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Library, Archive and Museum Collaboration


An investigation into the incentives and strategies for deep and transformative collaboration among libraries, archives and museums (or LAMs).




Libraries, archives and museums (or LAMs) coexist in a variety of organizational settings and face increasing pressure to provide more integrated access to their collections. Universities and other large institutions have a vested interest in being able to share their holdings of unique and rare materials from their various archives, museums, and special collections in a unified way with their community of researchers and learners. Integrated access to collections is just one example of how libraries, archives and museums can maximize their efficiency and impact by working more closely together. How do these three communities respond to increasing economic and end-user pressures for greater integration? Shared data, services, technological infrastructure, staff, and expertise can unlock greater productivity within institutions, as well as create online research environments more aligned with user’s expectations.




Libraries, archives and museums (or LAMs) collect, manage and share. Although the type of materials may differ, and professional practices vary, LAMs share an overlapping set of functions. Fulfilling these functions in collaboration rather than isolation creates a win-win for users and institutions.




RLG Programs conducted an investigation into library, archive and museum collaboration. This project initially focused on campus or campus-like institutions that have one or more libraries, archives, and museums. Of particular interest were data, content, or service relationships where significant savings can be realized, where content or services are made accessible to new users or where managing or using collections is made easier. Finding—and taking advantage of—synergy among the libraries, archives and museums should then allow each individual institution to focus their efforts on the unique things that only they can do.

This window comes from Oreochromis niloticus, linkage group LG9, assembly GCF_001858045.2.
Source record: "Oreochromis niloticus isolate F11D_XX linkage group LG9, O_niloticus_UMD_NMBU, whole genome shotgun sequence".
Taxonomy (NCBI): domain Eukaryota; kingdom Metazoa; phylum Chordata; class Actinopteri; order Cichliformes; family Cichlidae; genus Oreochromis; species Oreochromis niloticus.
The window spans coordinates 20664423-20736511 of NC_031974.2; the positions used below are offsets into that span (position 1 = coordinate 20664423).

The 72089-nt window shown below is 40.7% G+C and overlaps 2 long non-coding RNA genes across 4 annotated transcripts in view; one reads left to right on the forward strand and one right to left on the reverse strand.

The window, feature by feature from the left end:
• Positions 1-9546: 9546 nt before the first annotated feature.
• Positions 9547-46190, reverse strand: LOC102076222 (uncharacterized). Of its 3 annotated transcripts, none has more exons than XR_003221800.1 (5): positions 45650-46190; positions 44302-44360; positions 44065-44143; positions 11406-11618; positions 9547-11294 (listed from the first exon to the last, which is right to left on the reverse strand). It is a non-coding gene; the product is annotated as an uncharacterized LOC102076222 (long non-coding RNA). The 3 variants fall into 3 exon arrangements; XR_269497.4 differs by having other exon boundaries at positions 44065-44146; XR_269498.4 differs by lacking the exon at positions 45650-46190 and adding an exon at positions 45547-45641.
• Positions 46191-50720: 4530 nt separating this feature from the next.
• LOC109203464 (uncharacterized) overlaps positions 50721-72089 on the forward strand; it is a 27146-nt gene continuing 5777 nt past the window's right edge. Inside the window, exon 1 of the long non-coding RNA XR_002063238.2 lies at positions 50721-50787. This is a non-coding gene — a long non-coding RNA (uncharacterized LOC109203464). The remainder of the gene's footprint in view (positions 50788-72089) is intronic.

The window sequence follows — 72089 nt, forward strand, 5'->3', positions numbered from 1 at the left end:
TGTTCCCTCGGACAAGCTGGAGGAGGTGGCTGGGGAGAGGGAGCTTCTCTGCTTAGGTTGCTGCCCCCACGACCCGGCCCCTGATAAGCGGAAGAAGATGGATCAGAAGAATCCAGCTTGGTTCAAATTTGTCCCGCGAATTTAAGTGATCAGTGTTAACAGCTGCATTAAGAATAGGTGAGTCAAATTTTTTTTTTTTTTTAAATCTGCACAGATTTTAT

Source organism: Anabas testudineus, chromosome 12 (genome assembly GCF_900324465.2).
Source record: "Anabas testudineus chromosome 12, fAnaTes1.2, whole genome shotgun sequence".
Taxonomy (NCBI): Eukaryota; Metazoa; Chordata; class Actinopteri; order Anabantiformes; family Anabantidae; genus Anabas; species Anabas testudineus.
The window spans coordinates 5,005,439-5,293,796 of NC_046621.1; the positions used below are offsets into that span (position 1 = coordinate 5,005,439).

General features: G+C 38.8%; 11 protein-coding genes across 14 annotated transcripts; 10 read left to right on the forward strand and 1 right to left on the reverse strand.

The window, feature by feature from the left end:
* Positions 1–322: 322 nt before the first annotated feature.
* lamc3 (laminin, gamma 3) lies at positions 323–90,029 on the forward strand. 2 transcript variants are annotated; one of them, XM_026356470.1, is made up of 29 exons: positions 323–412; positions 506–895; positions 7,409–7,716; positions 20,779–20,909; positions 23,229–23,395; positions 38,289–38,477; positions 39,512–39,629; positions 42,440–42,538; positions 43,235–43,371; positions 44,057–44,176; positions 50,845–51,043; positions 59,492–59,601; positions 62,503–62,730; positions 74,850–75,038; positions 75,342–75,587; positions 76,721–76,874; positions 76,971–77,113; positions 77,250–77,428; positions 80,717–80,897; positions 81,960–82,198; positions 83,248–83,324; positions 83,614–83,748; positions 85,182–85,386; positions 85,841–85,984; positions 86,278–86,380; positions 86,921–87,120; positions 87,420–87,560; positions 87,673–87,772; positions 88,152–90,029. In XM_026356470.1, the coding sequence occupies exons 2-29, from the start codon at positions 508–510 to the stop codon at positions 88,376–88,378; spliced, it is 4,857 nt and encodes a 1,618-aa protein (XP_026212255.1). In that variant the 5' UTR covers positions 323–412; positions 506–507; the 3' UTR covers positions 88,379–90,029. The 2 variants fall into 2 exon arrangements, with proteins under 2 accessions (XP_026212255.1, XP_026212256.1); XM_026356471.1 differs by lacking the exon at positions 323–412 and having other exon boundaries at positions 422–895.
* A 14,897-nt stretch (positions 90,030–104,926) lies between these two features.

The Smithsonian Institution, Yale University, Princeton University, the University of Edinburgh and the Victoria and Albert Museum were selected for a day-long meeting on-site with RLG staff and a facilitator. The goal of each meeting was to deepen existing library, archive and museum collaborations, and identify new areas for joint work. After each meeting, a report was prepared about the individual institution's progress and aspirations, and shared with campus colleagues and administration. The report Beyond the Silos of the LAMs: Collaboration Among Libraries, Archives and Museums (.pdf: 334K/59 pp.) compiles all five institutions' experiences, as well as findings from campuses that participated in conference calls, plus views of outside experts. It highlights the projects each partner site committed to, and extrapolates the environmental factors which can catalyse or hinder collaborative efforts.

Following up on the workshops and the publication of the report, three panels at the American Association of Museums (AAM), the American Library Association (ALA) and the Society of American Archivists (SAA) spotlighted the leadership role RLG Partners are taking in integrating their LAMs. The sessions were sponsored by the Joint Committee on Archives, Libraries, and Museums (CALM), and organized and moderated by OCLC Research staff. "Yours, Mine, Ours: Leadership Through Collaboration," a forum hosted by the Smithsonian Institution for the RLG Partnership in the Fall of 2010, continued the discussion.

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More Information


Conduct your own LAM workshop.



Günter Waibel